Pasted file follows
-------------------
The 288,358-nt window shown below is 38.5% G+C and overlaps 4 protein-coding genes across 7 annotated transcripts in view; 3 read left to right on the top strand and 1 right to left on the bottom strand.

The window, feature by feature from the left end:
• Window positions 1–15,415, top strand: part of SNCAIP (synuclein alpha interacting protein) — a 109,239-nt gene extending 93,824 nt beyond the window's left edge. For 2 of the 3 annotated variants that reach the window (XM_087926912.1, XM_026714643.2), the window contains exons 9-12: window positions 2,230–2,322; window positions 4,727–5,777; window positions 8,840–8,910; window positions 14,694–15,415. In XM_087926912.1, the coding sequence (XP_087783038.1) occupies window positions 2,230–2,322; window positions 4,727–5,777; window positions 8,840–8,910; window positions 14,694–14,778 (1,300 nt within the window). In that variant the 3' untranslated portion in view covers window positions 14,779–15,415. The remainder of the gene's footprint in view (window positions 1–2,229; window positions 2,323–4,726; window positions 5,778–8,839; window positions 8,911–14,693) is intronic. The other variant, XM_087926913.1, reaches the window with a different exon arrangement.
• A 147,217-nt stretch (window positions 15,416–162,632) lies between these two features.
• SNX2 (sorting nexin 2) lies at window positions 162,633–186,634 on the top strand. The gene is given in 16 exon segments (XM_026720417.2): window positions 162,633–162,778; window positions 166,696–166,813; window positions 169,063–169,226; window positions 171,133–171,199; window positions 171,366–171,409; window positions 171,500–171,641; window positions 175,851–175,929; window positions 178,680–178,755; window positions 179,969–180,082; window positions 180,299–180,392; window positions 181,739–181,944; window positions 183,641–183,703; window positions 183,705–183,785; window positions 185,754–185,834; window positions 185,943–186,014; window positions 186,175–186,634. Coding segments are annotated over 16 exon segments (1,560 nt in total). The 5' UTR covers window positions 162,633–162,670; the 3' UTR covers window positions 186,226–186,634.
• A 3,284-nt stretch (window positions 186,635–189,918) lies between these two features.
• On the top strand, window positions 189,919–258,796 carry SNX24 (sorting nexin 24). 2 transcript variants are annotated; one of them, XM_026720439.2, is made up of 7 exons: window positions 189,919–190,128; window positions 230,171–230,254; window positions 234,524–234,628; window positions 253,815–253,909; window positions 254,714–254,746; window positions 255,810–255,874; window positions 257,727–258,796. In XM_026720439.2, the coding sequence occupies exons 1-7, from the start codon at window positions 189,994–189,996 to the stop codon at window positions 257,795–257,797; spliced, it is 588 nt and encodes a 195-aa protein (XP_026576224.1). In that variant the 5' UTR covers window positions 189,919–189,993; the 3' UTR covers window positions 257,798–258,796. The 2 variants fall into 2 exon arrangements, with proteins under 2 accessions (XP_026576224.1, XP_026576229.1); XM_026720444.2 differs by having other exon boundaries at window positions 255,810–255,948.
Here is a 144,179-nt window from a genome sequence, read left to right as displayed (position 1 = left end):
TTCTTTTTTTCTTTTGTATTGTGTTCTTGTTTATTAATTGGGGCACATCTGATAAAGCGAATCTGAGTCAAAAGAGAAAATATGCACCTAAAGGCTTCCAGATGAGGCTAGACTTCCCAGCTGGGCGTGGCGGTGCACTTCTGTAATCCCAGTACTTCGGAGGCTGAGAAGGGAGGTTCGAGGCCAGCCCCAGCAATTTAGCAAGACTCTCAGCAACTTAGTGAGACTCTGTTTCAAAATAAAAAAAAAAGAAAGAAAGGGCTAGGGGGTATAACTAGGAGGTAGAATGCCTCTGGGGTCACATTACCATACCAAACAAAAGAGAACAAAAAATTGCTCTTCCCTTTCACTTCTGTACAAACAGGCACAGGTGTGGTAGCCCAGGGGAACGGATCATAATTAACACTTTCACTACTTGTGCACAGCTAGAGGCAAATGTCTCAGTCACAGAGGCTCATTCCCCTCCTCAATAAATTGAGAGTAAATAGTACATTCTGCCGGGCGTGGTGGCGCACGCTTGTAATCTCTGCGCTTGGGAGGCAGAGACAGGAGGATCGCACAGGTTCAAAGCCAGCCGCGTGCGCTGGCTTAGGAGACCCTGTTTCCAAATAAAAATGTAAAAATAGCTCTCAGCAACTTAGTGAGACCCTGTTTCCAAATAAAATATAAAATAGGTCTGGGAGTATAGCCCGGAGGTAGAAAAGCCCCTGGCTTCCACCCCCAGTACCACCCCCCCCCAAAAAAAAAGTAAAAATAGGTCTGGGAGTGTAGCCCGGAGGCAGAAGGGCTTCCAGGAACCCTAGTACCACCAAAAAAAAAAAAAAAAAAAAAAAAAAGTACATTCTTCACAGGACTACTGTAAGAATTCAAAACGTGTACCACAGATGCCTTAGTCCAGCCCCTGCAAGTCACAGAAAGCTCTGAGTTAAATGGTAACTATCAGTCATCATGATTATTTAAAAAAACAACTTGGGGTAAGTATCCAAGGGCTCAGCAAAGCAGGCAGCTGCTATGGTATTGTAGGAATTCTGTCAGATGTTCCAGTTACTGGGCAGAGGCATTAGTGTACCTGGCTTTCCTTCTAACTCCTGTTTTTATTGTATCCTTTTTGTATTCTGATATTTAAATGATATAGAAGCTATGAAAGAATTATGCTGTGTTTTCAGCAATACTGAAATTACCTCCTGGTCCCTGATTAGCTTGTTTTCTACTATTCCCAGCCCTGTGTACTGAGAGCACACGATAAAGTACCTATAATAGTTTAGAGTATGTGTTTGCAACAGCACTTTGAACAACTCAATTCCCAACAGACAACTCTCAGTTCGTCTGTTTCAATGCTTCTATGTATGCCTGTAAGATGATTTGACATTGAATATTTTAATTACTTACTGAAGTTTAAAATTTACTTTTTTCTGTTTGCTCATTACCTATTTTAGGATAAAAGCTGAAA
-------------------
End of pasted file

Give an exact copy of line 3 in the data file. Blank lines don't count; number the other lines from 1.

• Window positions 1–15,415, top strand: part of SNCAIP (synuclein alpha interacting protein) — a 109,239-nt gene extending 93,824 nt beyond the window's left edge. For 2 of the 3 annotated variants that reach the window (XM_087926912.1, XM_026714643.2), the window contains exons 9-12: window positions 2,230–2,322; window positions 4,727–5,777; window positions 8,840–8,910; window positions 14,694–15,415. In XM_087926912.1, the coding sequence (XP_087783038.1) occupies window positions 2,230–2,322; window positions 4,727–5,777; window positions 8,840–8,910; window positions 14,694–14,778 (1,300 nt within the window). In that variant the 3' untranslated portion in view covers window positions 14,779–15,415. The remainder of the gene's footprint in view (window positions 1–2,229; window positions 2,323–4,726; window positions 5,778–8,839; window positions 8,911–14,693) is intronic. The other variant, XM_087926913.1, reaches the window with a different exon arrangement.